United Palestinians Stand, Divided…

Palestinian Prime Minister Salam Fayyad has submitted his resignation to President Mahmoud Abbas. Even though this is largely a symbolic gesture and President Abbas has asked the former World Bank economist to continue, it is perhaps the first serious signal by Abu Mazen’s Fatah that it’s prepared for Palestinian reconciliation and unity and possibly a national unity government with Hamas and other groups.

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Published: Mon 9 Mar 2009, 9:39 PM

Last updated: Mon 6 Apr 2015, 12:32 AM

Which is a welcome development. Salam Fayyad will be around for some time, at least until a unity government shapes up. However, the symbolic departure of the former World Bank official, who is largely seen as a US-backed candidate, will send the right message to the Palestinians and others.

Egypt is hosting Palestinian unity talks in Cairo and is pushing for reconciliation between Fatah and Hamas as well as other smaller groups and factions. The unity initiative is of course backed by the Arab League and other leading Arab nations including the United Arab Emirates and Saudi Arabia.

Unfortunately though, there is little optimism in the Arab world including Palestinian territories about these well-meaning efforts leading to a positive outcome. Just as there is little hope about the Palestinian question being resolved in near future. Saudi King Abdullah twice succeeded in bringing the Hamas and Fatah leadership together in the holy city of Makkah persuading them to bury the hatchet in the interest of their suffering people.

The Hamas government, although democratically elected through a free and fair vote, was considerably weakened by crippling economic boycott and sanctions imposed by Israel, the United States and others. Eventually President Abbas, encouraged by the Western backing, dismissed the Hamas government and sacked Prime Minister Ismail Haniya.

Which provoked Hamas to fight pitched battles with Fatah fighters driving them out of Gaza and set up its own administration in the Strip. All this is very unfortunate. But the history of Palestinian struggle is full of such tragic episodes with regional and big powers playing one Palestinian group against another adding to the woes of a victimised people. Let’s hope Palestinian parties and their leaders have drawn necessary lessons from their history to avoid once again playing into the hands of their enemies and big powers.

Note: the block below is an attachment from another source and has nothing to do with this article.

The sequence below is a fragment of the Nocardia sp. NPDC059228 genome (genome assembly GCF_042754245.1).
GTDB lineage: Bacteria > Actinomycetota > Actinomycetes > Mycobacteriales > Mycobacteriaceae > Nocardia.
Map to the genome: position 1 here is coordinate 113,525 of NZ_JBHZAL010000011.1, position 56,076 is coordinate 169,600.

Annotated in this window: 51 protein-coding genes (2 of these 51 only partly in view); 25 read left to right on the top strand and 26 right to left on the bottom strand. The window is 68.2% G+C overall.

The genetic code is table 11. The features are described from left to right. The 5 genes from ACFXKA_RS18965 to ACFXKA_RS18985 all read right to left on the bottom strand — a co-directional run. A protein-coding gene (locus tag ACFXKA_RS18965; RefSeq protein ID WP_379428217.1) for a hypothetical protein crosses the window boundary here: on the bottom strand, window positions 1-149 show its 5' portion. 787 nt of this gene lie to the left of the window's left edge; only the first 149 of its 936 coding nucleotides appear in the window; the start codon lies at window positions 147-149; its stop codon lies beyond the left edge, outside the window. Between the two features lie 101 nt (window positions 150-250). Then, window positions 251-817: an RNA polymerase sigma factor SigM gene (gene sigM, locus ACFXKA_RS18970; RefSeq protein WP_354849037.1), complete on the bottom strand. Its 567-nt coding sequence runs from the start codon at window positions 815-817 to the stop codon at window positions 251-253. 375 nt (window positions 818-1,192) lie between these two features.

The unity in Palestinian ranks is not only necessary to realise their long cherished dream of freedom and their own homeland but also essential to survive as a people.

The Palestinian unity comes before everything. Both Hamas and Fatah and other groups must realise that they cannot achieve anything on their own. Before confronting Israel, before engaging the world and before realising their people’s dreams and aspirations, Palestinian leaders have to confront their own insecurities and partisan, self-serving agendas. Their long-suffering people are looking to them with hope in their hearts and prayers on their lips. The Palestinian parties must not disappoint and let them down again. United they stand the chance of protecting their people’s future - or what remains of it. Divided they fall - in disgrace all over again. Unity is the key.

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